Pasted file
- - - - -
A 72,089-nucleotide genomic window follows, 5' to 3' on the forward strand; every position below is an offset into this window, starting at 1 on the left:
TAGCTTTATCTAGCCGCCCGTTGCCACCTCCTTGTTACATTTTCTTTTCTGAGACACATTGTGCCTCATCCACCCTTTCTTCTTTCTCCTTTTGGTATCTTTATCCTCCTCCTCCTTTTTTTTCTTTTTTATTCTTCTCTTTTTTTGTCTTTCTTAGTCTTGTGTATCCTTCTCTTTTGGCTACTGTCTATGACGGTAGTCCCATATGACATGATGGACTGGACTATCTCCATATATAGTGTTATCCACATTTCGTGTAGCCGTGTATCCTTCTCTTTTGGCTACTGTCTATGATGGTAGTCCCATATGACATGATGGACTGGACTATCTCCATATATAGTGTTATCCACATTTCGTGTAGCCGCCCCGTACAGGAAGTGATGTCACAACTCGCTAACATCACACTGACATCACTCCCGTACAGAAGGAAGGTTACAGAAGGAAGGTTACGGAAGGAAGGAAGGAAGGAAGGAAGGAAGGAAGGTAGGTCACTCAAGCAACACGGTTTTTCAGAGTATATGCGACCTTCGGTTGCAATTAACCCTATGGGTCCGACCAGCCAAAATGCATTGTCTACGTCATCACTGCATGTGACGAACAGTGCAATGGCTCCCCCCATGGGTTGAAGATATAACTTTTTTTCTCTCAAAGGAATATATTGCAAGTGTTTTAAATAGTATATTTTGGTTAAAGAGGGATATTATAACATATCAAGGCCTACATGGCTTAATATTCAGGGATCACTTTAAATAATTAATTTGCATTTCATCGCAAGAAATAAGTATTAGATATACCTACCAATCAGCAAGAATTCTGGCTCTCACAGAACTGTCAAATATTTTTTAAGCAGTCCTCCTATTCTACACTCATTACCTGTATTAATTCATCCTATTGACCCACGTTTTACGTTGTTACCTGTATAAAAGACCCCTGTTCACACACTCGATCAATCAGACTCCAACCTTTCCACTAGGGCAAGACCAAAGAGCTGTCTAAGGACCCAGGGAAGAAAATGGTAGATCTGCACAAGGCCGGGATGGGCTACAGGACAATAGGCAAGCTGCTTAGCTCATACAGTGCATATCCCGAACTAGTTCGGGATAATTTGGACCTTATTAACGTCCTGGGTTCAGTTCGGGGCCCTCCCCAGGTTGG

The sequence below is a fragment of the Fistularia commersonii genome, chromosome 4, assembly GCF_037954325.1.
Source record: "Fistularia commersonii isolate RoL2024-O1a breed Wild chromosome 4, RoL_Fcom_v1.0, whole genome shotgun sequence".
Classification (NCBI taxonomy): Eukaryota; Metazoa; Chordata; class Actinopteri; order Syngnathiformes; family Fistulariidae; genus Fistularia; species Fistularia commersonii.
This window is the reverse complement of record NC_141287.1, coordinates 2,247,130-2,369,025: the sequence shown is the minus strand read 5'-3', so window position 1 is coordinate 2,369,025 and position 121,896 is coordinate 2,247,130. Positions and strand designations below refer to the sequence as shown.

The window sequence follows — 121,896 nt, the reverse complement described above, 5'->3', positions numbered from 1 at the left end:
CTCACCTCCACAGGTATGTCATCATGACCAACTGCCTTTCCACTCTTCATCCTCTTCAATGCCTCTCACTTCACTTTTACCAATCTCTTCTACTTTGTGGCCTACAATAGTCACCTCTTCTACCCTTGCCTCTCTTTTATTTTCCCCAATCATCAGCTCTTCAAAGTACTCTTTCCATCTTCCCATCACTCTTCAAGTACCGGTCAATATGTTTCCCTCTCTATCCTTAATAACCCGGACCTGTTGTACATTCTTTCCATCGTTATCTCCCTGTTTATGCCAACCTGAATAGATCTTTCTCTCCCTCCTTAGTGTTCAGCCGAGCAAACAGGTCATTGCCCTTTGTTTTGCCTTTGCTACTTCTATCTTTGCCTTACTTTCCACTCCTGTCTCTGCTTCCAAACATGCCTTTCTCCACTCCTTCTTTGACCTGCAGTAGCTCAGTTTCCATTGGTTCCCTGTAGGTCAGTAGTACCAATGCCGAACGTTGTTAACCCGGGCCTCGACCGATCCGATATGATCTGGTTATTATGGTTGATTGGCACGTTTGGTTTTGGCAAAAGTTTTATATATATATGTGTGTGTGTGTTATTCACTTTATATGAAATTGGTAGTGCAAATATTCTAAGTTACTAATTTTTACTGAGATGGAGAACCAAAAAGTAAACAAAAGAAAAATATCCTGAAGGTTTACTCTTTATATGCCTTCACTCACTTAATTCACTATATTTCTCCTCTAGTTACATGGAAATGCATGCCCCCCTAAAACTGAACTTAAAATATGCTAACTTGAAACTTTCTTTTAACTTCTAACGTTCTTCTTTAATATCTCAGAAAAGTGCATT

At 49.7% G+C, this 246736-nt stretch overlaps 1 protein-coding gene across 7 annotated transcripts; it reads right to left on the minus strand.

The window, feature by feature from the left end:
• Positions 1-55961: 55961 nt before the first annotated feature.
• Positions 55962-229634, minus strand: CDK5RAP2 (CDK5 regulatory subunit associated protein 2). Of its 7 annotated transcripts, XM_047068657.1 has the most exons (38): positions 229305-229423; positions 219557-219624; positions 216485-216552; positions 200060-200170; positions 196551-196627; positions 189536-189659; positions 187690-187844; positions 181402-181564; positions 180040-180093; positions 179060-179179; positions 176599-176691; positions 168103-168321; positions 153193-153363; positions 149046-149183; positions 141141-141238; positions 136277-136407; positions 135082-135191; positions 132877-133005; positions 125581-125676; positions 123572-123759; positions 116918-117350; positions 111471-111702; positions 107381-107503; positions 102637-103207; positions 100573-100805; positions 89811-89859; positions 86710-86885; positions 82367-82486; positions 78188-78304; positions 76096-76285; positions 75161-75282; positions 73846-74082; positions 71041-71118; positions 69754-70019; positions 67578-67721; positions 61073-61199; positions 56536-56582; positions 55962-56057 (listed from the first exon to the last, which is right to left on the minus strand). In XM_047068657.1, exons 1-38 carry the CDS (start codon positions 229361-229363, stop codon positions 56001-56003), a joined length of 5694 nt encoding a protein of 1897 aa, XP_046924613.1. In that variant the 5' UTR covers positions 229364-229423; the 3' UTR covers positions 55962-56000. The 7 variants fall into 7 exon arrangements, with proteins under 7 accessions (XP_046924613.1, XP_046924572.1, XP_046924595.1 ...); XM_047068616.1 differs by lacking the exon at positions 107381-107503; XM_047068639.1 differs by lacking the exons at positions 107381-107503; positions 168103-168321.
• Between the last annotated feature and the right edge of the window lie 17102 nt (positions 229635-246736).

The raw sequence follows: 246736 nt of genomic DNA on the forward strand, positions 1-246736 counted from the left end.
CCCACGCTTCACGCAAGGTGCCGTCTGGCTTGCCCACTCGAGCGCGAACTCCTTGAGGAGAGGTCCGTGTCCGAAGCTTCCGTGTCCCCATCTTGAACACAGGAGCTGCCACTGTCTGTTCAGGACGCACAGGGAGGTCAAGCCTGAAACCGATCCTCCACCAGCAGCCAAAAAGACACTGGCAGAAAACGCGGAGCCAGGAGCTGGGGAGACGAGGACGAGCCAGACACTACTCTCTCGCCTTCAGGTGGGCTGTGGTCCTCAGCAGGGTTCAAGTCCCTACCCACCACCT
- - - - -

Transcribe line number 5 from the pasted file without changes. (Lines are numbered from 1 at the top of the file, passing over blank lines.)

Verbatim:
Classification (NCBI taxonomy): Eukaryota; Metazoa; Chordata; class Actinopteri; order Syngnathiformes; family Fistulariidae; genus Fistularia; species Fistularia commersonii.